"It was based on Tennyson's poem and the scenes were made to fit the poem. This was very evident from the smoothness of the continuity. His photography secured a very high marking." American Cinematographer, Dec. 1934, 376.
El filme comienza con una mujer lavando sus manos y arreglando su cabello, después pone plantas en una canasta y camina felizmente por un sendero en el que recoge algunas flores. Un hombre (el cineasta) prepara su cámara en medio del campo, cuando de repente ve a la mujer y empieza a filmarla a la distancia. Después de varias tomas, el hombre se acerca a la mujer y habla con ella, para después irse juntos a un lugar más poblado. Cuando el cineasta deja su cámara y equipo en una banca, un grupo de gente sale de un edificio para perseguirlo con palos y horcas.
The film begins with a woman washing her hands and fixing her hair, she then takes some plants and a basket and walks happily through a path where she picks up some flowers. A man (the filmmaker) in the middle of the countryside is preparing his camera, when suddenly he sees the woman and starts making shots from a distance. After several shots the man approaches the woman talks to her and they leave together towards a more populated place. While the filmmaker leaves his camera and equipment on a bench, a group of people step out of a building to chase him with sticks and pitchforks.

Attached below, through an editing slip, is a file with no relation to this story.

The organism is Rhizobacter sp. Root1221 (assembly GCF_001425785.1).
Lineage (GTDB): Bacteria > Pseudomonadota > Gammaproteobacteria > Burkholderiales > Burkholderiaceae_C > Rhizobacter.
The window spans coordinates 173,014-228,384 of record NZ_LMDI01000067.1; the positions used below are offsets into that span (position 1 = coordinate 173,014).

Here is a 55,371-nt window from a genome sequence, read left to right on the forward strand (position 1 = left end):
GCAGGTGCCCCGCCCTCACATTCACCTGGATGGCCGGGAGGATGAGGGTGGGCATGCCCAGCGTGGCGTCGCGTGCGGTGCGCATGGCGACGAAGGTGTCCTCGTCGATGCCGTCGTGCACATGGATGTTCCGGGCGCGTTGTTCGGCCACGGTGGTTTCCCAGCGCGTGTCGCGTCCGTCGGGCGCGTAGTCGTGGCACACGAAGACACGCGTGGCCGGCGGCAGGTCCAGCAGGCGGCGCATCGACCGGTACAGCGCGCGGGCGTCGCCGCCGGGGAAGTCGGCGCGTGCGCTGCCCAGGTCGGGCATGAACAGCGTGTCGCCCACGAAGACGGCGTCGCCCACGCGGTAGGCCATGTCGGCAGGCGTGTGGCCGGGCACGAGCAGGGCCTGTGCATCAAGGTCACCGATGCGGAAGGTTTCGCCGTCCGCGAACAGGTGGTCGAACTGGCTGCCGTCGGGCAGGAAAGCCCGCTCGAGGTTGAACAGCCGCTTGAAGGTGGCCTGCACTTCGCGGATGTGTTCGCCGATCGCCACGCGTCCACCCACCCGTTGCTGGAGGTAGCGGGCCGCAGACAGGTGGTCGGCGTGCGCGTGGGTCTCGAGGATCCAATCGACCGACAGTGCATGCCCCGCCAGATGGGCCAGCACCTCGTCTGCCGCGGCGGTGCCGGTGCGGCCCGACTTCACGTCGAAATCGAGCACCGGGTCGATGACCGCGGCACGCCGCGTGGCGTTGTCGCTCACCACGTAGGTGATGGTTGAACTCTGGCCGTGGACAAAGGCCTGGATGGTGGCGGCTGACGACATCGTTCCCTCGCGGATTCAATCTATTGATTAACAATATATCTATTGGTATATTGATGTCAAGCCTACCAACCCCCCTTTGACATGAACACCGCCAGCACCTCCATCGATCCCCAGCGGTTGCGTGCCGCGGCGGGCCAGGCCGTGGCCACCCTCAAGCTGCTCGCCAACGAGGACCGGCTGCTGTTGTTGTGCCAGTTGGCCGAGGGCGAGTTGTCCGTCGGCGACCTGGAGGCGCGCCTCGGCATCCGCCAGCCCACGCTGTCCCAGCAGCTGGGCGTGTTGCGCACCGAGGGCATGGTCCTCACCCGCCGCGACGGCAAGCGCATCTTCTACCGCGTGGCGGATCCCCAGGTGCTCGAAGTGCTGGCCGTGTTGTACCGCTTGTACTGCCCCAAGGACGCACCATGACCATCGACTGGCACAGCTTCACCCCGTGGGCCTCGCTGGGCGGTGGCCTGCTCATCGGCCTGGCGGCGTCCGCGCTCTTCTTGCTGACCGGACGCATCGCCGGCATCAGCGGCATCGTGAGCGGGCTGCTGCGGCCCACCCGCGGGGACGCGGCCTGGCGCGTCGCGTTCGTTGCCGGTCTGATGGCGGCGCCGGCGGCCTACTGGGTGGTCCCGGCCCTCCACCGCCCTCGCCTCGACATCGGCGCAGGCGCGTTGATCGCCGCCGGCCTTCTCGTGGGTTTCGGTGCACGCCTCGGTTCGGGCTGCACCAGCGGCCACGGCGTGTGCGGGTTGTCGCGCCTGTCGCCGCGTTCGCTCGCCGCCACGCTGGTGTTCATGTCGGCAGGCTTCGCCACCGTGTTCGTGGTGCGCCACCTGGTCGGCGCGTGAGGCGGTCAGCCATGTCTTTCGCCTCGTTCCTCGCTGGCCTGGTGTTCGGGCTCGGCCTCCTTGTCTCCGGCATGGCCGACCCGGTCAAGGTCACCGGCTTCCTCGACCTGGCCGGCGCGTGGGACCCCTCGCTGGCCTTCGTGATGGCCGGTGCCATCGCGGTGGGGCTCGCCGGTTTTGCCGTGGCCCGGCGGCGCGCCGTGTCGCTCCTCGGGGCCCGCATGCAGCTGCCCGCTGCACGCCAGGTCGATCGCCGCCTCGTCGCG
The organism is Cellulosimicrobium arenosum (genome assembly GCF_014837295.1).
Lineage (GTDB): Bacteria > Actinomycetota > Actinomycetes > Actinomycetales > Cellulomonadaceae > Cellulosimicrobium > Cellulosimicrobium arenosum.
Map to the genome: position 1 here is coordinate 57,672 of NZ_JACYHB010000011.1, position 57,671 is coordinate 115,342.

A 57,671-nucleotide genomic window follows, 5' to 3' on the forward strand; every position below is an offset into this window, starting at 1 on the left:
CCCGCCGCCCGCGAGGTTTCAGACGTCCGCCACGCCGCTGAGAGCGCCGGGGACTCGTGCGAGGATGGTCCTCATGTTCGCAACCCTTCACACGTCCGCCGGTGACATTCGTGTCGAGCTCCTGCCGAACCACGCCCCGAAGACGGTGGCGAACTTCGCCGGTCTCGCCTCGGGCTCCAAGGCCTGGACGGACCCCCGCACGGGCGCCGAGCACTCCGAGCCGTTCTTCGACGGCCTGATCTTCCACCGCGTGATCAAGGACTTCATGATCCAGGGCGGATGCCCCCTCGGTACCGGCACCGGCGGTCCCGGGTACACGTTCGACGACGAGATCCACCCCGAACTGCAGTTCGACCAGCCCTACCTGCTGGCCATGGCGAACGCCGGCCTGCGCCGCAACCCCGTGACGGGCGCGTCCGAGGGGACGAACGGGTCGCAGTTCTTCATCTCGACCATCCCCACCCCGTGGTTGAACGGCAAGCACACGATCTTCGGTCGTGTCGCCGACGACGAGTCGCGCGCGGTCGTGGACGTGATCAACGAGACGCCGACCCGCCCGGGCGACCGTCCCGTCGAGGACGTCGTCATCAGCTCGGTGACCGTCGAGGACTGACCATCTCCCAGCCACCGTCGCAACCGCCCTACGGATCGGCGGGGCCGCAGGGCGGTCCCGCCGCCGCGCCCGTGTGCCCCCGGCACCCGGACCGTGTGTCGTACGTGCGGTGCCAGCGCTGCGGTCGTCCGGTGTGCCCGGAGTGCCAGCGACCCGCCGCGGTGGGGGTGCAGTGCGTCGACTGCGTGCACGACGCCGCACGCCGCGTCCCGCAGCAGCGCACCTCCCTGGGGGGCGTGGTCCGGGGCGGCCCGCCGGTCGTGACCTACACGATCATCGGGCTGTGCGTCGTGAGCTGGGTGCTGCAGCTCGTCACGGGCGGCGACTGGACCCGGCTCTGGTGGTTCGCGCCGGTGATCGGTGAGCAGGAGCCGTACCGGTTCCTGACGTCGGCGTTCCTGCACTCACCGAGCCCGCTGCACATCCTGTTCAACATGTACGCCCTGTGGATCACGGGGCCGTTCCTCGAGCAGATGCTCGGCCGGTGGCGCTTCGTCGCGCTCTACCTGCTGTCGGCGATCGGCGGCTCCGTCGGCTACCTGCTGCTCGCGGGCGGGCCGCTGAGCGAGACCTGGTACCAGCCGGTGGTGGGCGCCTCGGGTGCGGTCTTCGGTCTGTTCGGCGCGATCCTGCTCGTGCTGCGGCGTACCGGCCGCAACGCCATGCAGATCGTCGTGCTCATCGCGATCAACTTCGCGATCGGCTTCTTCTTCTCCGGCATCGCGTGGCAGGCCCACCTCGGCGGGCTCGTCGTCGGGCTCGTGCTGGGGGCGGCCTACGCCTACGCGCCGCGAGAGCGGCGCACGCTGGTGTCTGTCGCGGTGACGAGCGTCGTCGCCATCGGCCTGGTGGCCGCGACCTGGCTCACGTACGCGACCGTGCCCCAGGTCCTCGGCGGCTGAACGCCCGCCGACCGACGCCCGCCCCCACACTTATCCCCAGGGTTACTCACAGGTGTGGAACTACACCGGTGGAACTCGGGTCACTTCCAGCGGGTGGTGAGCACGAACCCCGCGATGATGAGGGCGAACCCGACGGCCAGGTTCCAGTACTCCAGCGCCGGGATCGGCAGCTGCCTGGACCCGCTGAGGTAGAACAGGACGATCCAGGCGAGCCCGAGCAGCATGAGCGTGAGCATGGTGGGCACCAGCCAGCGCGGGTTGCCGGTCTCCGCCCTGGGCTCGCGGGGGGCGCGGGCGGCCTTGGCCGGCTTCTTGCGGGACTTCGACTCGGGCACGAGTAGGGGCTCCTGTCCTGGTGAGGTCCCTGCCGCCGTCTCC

"A picturization of the famous poem of the same name. The film is cut to fit the stanzas of the poem and the final scene is Mudville's despair as the mighty Casey struck out." PSA Journal, Nov. 1956, 45.
"The special award, also of $500, went to Kennin Hamilton, of 28 Maitland Street, Toronto, Ontario, Canada, for his visualization of Hood's 'The Dream of Eugene Aram' in 16 millimeters. Mr. Hamilton played the principal role of Eugene Aram, disclosing a graceful pantomimic skill. The photography was handled by K. A. Mackenzie. A Cine Kodak, using Kodak Safety Film, was used. Mr. Hamilton had no special lenses or equipment and yet he achieved some singularly beautiful shots. Nature supplied his lighting, even for his interiors. A stepplader served as a tripod." Photoplay, Jun. 1928, 136.